Vacations are better when you leave your phone behind. There! I said it. But fellow millennials, hear me out, because I'm not a complete dinosaur. I'm certainly not suggesting flying to a different state or country without your phone entirely; I'm simply advocating for locking it in the hotel room safe and going down to dinner or the pool for a few unplugged hours, or at least turning it off and shoving it down into the depths of your purse. When I bring my phone along on vacation outings, I'm less likely to use it for those purposes and more likely to think "Well, just one peek won't hurt!" and then got lost in hundreds of work emails . . . which is why I stopped bringing mine along and embraced phone-free travel.
I've discussed this same problem with several friends, all of whom admit that they've missed out on valuable relaxation (or exploration) time by getting sucked into their phones on vacation. And I'm not pretending that I'm somehow "above" social media or tech reliance; I still like to document my vacations, post occasional beach selfies on Instagram, and capture sweet moments with my family and friends. I just don't like doing it in the moment from my phone, which is why I am a huge fan of bringing real cameras on vacation.
I'm not as distracted by trying to frame the perfect Instagram of my poolside setup, and am more intent on getting into the pool.
I used to lug my full DSLR camera, which takes stunning shots but proved to be a burden. Then, I went old-school with an Instax Mini film camera, but often found myself taking photos of the cute printed snaps because I wished they were shareable on social media. Since then, my hunt has ended after the Polaroid SnapTouch ($180) landed on my desk, because it gives me the sharability, simple editing tools, pocket-size of my cell phone's camera along with the instant printing abilities of my Instax. For now, at least, I'm done testing out cameras and ready to hit the road for Summer trips . . . without a phone in hand.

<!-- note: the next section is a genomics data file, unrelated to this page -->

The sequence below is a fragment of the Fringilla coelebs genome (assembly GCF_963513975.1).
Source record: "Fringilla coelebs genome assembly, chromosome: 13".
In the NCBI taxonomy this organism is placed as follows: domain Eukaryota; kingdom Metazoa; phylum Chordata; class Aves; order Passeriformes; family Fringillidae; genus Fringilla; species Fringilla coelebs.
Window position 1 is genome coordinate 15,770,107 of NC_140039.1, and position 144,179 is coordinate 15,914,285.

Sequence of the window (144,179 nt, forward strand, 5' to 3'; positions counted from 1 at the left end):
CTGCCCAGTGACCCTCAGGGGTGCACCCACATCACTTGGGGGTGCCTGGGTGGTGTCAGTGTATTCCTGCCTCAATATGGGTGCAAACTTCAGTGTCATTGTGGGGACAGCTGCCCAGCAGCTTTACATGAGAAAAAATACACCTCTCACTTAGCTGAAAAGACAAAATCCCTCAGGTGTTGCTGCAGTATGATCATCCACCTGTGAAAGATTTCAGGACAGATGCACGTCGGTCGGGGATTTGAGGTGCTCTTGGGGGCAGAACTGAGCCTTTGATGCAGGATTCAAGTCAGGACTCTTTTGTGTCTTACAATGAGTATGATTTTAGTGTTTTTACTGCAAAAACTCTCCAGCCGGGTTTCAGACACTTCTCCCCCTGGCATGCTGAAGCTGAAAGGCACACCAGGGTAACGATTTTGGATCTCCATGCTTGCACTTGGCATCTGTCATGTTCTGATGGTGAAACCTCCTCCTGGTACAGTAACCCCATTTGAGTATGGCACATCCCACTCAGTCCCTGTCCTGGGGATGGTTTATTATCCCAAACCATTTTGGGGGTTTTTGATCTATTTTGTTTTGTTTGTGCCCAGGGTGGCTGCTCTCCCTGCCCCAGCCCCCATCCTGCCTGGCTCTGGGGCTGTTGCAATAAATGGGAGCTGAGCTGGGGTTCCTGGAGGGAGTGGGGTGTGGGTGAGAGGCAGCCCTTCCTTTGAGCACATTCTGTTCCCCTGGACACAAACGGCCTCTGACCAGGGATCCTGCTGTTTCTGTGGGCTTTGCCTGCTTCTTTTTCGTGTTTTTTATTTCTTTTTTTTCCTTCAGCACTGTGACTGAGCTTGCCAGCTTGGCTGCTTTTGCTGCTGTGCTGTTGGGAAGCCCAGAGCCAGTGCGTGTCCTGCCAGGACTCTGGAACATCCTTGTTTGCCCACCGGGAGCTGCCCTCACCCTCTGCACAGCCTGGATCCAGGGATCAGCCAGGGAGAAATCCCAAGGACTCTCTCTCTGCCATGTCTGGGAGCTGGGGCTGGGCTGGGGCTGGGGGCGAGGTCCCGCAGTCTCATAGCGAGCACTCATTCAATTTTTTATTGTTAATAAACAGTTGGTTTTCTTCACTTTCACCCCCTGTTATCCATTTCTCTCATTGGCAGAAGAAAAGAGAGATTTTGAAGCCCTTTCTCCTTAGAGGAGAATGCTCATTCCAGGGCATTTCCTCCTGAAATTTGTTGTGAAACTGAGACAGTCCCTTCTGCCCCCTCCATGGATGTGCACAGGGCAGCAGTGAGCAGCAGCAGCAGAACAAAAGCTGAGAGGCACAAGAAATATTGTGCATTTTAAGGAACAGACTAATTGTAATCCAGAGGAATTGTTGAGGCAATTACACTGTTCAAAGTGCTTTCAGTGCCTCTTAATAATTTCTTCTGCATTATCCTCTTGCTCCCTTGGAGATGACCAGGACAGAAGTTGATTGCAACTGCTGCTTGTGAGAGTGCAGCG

But whatever camera works for you — or even no camera at all — I would highly recommend ditching that phone whenever you can. Sure, you might feel naked for a short while, but it forces you to fully experience your time away from home. When you're not glancing down at your iPhone for Yelp reviews or Facebook notifications, you're more likely to witness the witness the small quirks of a new city or spot a dolphin out on the horizon.
In my experience, the feeling quickly fades from nakedness to liberation; putting away the phone takes my vacations that extra mile and connects me more deeply to the place I'm visiting. I'm not as distracted by trying to frame the perfect Instagram of my poolside setup, and am more intent on getting into the pool. It's good practice in moderation for a modern world; and what better time to test your own technological reliance than while on a much-deserved break?